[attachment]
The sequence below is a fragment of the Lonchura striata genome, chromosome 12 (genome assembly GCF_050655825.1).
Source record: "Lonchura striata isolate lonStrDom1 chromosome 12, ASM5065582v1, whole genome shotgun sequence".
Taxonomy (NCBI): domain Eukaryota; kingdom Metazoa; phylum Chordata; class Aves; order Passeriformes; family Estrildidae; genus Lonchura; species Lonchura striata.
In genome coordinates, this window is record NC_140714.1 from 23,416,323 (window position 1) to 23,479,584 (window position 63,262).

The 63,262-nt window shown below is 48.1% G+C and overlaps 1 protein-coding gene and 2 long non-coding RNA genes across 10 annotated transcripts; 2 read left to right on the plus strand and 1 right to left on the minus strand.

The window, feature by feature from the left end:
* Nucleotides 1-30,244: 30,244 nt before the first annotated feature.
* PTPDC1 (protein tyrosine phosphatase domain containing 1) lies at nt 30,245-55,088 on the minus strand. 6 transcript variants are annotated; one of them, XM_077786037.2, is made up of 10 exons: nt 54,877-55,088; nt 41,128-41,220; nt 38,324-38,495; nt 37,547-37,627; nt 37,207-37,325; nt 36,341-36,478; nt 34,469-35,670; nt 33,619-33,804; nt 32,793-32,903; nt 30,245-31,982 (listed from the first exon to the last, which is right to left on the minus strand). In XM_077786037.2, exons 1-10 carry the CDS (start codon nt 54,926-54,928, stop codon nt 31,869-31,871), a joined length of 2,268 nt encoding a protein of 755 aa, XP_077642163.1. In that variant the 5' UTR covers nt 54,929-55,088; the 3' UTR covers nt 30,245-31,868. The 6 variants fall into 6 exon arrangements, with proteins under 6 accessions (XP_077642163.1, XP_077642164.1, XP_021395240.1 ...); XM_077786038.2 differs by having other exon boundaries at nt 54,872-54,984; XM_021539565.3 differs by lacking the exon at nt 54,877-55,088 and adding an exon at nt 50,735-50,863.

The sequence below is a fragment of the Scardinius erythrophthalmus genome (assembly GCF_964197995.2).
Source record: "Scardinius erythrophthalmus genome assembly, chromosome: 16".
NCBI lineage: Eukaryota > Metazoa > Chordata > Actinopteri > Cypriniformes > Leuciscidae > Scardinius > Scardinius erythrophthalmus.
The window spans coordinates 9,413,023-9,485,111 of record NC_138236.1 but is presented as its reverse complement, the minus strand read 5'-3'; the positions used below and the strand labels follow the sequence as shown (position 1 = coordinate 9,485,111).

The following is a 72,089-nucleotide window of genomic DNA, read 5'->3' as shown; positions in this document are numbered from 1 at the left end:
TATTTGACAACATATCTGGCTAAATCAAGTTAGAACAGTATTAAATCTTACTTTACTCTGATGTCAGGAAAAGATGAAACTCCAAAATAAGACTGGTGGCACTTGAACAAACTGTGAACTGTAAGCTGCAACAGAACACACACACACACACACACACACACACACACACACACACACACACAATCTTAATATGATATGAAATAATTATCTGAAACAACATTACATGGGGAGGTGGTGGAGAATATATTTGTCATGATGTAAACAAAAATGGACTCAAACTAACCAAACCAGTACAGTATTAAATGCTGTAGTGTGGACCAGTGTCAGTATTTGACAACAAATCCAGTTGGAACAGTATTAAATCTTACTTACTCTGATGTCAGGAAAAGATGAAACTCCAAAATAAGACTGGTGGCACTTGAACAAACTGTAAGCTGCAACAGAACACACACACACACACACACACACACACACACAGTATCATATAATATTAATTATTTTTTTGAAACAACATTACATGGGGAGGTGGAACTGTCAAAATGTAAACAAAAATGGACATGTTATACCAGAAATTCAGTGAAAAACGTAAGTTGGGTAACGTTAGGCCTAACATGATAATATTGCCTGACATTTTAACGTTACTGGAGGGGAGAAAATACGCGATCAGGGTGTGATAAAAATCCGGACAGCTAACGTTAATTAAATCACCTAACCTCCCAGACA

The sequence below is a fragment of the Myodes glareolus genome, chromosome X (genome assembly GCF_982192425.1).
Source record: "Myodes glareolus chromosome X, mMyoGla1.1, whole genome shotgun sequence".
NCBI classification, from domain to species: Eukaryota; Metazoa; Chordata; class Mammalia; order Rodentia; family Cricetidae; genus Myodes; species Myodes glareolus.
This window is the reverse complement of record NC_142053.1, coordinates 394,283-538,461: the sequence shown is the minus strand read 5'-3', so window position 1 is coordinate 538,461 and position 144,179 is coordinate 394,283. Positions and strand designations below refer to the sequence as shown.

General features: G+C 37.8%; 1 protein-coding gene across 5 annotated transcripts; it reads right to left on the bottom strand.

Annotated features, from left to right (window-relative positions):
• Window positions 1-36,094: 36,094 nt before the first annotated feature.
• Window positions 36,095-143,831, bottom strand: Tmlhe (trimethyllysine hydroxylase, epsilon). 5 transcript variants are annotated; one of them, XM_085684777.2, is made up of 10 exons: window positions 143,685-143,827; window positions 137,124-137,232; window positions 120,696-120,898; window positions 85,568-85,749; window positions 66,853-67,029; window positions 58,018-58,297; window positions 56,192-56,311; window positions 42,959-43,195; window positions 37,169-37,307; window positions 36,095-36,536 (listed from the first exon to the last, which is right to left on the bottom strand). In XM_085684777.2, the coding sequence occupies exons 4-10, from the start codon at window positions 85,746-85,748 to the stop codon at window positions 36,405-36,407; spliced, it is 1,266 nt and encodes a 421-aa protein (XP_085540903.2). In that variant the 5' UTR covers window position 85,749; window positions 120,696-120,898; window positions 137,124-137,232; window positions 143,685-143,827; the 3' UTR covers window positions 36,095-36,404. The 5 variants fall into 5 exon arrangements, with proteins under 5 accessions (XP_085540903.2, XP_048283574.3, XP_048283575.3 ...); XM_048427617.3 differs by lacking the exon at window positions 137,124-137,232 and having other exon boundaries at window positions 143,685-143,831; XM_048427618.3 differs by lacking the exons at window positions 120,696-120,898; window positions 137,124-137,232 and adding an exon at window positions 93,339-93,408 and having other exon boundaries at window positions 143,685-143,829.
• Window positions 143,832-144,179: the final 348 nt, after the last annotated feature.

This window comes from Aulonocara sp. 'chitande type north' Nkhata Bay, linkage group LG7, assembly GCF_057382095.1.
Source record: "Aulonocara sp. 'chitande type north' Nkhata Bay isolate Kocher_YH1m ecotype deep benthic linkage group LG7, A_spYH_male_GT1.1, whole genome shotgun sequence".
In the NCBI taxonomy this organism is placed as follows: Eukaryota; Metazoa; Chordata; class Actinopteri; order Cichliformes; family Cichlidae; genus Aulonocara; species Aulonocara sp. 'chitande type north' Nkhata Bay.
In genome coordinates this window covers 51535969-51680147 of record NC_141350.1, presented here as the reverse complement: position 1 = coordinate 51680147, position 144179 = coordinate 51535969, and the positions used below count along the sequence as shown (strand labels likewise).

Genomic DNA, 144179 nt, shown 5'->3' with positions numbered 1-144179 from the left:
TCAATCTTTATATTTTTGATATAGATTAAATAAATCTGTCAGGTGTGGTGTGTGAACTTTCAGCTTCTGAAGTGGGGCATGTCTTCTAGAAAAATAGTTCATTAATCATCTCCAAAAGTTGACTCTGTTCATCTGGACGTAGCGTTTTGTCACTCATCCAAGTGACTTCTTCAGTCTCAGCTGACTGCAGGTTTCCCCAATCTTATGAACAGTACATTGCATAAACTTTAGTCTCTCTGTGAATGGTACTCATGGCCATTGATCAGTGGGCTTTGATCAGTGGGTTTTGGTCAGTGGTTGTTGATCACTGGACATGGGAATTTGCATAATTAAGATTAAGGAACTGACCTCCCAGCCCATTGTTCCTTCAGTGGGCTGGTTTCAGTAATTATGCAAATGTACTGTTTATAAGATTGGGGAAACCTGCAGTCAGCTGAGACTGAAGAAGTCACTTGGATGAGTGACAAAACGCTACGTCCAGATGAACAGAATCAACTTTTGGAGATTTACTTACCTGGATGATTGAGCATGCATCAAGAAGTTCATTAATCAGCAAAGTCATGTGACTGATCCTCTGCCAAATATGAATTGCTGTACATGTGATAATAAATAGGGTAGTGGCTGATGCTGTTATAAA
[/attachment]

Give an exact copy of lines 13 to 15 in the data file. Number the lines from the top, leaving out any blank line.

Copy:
The following is a 72,089-nucleotide window of genomic DNA, read 5'->3' as shown; positions in this document are numbered from 1 at the left end:
TATTTGACAACATATCTGGCTAAATCAAGTTAGAACAGTATTAAATCTTACTTTACTCTGATGTCAGGAAAAGATGAAACTCCAAAATAAGACTGGTGGCACTTGAACAAACTGTGAACTGTAAGCTGCAACAGAACACACACACACACACACACACACACACACACACACACACACACACAATCTTAATATGATATGAAATAATTATCTGAAACAACATTACATGGGGAGGTGGTGGAGAATATATTTGTCATGATGTAAACAAAAATGGACTCAAACTAACCAAACCAGTACAGTATTAAATGCTGTAGTGTGGACCAGTGTCAGTATTTGACAACAAATCCAGTTGGAACAGTATTAAATCTTACTTACTCTGATGTCAGGAAAAGATGAAACTCCAAAATAAGACTGGTGGCACTTGAACAAACTGTAAGCTGCAACAGAACACACACACACACACACACACACACACACACAGTATCATATAATATTAATTATTTTTTTGAAACAACATTACATGGGGAGGTGGAACTGTCAAAATGTAAACAAAAATGGACATGTTATACCAGAAATTCAGTGAAAAACGTAAGTTGGGTAACGTTAGGCCTAACATGATAATATTGCCTGACATTTTAACGTTACTGGAGGGGAGAAAATACGCGATCAGGGTGTGATAAAAATCCGGACAGCTAACGTTAATTAAATCACCTAACCTCCCAGACA

The sequence below is a fragment of the Myodes glareolus genome, chromosome X (genome assembly GCF_982192425.1).